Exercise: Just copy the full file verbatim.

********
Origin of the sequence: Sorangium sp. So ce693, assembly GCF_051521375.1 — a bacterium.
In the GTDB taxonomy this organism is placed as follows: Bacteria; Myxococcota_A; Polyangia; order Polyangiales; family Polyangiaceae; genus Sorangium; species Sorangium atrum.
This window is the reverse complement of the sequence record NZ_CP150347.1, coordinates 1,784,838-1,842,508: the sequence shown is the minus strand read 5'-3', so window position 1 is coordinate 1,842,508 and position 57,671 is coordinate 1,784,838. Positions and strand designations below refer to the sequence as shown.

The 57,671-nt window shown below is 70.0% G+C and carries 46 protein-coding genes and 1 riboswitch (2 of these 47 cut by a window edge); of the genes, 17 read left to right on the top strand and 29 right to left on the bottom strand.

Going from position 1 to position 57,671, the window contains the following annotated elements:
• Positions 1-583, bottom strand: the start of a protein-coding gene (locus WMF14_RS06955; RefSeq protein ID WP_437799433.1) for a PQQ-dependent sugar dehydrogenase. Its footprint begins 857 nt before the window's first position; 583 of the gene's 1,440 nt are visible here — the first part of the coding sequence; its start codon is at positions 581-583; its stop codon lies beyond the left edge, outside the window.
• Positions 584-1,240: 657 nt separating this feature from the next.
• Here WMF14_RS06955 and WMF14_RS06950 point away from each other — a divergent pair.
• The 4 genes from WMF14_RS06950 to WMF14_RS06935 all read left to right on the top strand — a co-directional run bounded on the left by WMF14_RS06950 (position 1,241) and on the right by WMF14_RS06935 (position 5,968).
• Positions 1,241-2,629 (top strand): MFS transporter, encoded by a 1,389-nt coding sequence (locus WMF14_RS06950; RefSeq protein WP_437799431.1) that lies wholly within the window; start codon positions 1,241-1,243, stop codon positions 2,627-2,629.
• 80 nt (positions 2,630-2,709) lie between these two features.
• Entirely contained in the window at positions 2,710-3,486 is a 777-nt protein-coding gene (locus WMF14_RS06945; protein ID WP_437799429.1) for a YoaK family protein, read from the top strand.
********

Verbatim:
Origin of the sequence: Sorangium sp. So ce693, assembly GCF_051521375.1 — a bacterium.
In the GTDB taxonomy this organism is placed as follows: Bacteria; Myxococcota_A; Polyangia; order Polyangiales; family Polyangiaceae; genus Sorangium; species Sorangium atrum.
This window is the reverse complement of the sequence record NZ_CP150347.1, coordinates 1,784,838-1,842,508: the sequence shown is the minus strand read 5'-3', so window position 1 is coordinate 1,842,508 and position 57,671 is coordinate 1,784,838. Positions and strand designations below refer to the sequence as shown.

The 57,671-nt window shown below is 70.0% G+C and carries 46 protein-coding genes and 1 riboswitch (2 of these 47 cut by a window edge); of the genes, 17 read left to right on the top strand and 29 right to left on the bottom strand.

Going from position 1 to position 57,671, the window contains the following annotated elements:
• Positions 1-583, bottom strand: the start of a protein-coding gene (locus WMF14_RS06955; RefSeq protein ID WP_437799433.1) for a PQQ-dependent sugar dehydrogenase. Its footprint begins 857 nt before the window's first position; 583 of the gene's 1,440 nt are visible here — the first part of the coding sequence; its start codon is at positions 581-583; its stop codon lies beyond the left edge, outside the window.
• Positions 584-1,240: 657 nt separating this feature from the next.
• Here WMF14_RS06955 and WMF14_RS06950 point away from each other — a divergent pair.
• The 4 genes from WMF14_RS06950 to WMF14_RS06935 all read left to right on the top strand — a co-directional run bounded on the left by WMF14_RS06950 (position 1,241) and on the right by WMF14_RS06935 (position 5,968).
• Positions 1,241-2,629 (top strand): MFS transporter, encoded by a 1,389-nt coding sequence (locus WMF14_RS06950; RefSeq protein WP_437799431.1) that lies wholly within the window; start codon positions 1,241-1,243, stop codon positions 2,627-2,629.
• 80 nt (positions 2,630-2,709) lie between these two features.
• Entirely contained in the window at positions 2,710-3,486 is a 777-nt protein-coding gene (locus WMF14_RS06945; protein ID WP_437799429.1) for a YoaK family protein, read from the top strand.